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Switzerland: Tax reform in the canton of Zurich

Switzerland: Tax reform in the canton of Zurich

Zurich voters on 1 September 2019 approved by a 55.95% majority a proposal adopted by the Zurich Cantonal Council for implementation of the tax reform plan (TRAF*) in the canton of Zurich.


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*Tax Reform and AHV Financing

Corporate tax changes in the canton of Zurich

With approval by the electorate, the amendment to the cantonal tax law will be effective 1 January 2020, and corporate taxation in the canton of Zurich will be adjusted as follows:

  • The effective income tax rate at all levels (federal, cantonal and municipal) will initially decrease to 19.70% as of 1 January 2021 (capital city, previously 21.15%). However, a further reduction of the effective income tax rate from 19.70% to 18.19% as of 1 January 2023 is planned within the framework of a new bill, which would be subject to the legislative process.
  • Net profits from patents and similar rights will be eligible for the “patent box” and taxed after a maximum reduction of 90%.
  • An additional deduction of 50% could apply for expenses relating to research and development (R&D) conducted in Switzerland.
  • A notional interest deduction (NID) provides for an imputed interest deduction on surplus equity. Surplus equity includes equity capital which, in the long term, exceeds the equity capital required for business operations. This measure is expected to be introduced only in the canton of Zurich.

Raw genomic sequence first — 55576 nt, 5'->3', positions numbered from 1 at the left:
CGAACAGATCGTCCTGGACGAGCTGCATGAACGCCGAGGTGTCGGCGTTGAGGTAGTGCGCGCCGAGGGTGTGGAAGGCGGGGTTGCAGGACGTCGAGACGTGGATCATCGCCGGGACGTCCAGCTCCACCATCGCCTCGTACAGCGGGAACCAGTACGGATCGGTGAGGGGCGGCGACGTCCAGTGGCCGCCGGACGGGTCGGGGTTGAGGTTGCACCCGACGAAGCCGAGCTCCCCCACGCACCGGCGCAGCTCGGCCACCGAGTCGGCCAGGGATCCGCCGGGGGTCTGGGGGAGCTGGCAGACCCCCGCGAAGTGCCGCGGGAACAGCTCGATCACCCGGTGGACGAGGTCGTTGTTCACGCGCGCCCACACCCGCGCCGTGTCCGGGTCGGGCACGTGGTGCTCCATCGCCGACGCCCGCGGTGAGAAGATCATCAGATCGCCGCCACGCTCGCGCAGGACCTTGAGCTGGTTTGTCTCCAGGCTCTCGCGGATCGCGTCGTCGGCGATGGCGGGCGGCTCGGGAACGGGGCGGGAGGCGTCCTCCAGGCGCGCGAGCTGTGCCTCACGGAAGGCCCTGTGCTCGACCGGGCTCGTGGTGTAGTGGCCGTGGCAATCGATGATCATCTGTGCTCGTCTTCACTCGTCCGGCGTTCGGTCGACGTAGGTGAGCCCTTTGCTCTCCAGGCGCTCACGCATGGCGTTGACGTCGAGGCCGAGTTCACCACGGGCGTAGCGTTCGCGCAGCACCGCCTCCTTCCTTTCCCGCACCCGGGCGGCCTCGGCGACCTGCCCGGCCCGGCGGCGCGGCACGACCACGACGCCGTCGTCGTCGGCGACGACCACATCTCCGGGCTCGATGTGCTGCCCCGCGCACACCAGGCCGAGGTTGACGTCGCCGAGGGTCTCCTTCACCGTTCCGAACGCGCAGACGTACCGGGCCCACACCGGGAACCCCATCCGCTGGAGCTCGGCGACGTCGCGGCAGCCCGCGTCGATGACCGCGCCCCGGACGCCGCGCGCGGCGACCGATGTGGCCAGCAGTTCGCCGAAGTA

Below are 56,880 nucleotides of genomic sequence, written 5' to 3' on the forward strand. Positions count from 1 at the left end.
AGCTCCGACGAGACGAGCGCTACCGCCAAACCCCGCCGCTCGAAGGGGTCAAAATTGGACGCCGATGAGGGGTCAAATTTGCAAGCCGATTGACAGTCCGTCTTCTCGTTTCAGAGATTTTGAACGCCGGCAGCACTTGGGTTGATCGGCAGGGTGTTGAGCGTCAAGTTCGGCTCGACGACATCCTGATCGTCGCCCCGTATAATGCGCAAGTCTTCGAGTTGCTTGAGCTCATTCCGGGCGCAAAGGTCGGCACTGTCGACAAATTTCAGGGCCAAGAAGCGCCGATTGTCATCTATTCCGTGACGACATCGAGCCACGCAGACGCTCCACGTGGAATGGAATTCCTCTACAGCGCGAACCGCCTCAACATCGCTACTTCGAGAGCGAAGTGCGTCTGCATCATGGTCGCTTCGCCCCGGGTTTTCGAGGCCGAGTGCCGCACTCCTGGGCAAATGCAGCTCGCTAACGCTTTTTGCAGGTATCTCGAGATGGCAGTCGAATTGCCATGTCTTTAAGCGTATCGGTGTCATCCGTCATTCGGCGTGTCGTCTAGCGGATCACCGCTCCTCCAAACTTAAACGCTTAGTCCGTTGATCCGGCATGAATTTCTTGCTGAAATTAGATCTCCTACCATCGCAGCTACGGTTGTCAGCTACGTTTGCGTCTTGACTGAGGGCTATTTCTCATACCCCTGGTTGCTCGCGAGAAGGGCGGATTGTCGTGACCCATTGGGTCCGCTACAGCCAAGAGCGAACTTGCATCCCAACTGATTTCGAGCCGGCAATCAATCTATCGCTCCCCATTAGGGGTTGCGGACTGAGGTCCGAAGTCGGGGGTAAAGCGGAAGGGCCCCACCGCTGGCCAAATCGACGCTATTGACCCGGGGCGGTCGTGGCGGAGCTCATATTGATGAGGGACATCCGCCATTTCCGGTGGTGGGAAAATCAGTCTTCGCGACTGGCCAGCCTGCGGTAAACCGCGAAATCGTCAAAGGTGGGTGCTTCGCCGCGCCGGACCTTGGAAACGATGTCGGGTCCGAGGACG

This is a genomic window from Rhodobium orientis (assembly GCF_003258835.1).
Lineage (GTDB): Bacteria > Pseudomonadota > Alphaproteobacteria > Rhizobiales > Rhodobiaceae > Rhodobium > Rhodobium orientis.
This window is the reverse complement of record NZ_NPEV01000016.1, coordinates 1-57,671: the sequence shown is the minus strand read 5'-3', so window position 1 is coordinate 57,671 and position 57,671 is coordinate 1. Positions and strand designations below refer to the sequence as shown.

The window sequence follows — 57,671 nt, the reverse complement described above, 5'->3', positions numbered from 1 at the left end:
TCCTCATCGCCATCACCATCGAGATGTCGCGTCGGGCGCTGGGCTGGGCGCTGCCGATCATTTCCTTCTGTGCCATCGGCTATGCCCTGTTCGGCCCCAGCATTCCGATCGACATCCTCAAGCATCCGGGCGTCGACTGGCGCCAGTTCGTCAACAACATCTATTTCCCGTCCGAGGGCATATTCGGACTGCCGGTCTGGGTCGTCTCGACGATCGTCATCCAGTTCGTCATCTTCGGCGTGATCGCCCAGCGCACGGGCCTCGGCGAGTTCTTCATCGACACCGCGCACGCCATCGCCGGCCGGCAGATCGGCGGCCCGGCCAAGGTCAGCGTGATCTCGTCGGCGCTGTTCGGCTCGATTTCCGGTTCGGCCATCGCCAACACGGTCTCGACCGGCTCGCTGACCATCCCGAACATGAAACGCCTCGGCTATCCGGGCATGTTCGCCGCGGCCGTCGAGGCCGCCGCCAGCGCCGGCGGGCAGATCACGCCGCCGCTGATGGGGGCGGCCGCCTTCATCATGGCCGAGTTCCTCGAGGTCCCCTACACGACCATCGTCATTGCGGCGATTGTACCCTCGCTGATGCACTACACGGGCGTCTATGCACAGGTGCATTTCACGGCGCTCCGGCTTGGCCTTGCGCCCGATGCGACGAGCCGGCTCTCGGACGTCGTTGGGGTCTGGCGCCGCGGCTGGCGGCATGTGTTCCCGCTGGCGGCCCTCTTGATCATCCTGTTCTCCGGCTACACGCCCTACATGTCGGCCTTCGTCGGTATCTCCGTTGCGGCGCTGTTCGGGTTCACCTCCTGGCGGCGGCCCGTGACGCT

• Tax privileges for holding, domiciliary, and mixed companies will be repealed, and will no longer be granted as of 1 January 2020.
  • For companies affected by repeal of a cantonal tax privilege, the canton of Zurich offers certain relief or transitional measures—such as a tax-neutral disclosure and tax-effective amortization of hidden reserves over a period of up to 10 years (a current law step-up or disclosure solution) or the application of a special tax rate of 1.13% (capital city, cantonal and municipal taxes) for the taxation of hidden reserves and self-created goodwill realized within the next five years (a special tax rate solution). Furthermore, there is a possible combined solution consisting of these two options.
  • The overall limitation of measures is set at 70% of taxable net income (excluding participation income and before loss offsetting). It limits the tax-reducing effects of the patent box, the additional R&D deductions, the notional interest deduction, and the current law step-up (disclosure solution).
  • The partial taxation of dividends from qualifying participations for natural persons is to continue—at least for the time being—at 50% in the canton of Zurich (formally, there will be a change from the half-rate to the partial taxation procedure). For direct federal tax, there will be an increase to 70% (previously 60%).
  • The ordinary capital tax rate remains unchanged at 0.1718% (capital city). Taxable equity attributable to qualifying investments, loans to group companies and qualifying intellectual property may be reduced by 90%.

KPMG observation 

Companies based in the canton of Zurich need to consider preparing for these changes and, given that the effective date is only four months in the future, begin to take steps now to prepare for the effects of the tax reform.

Read a September 2019 report prepared by the KPMG member firm in Switzerland

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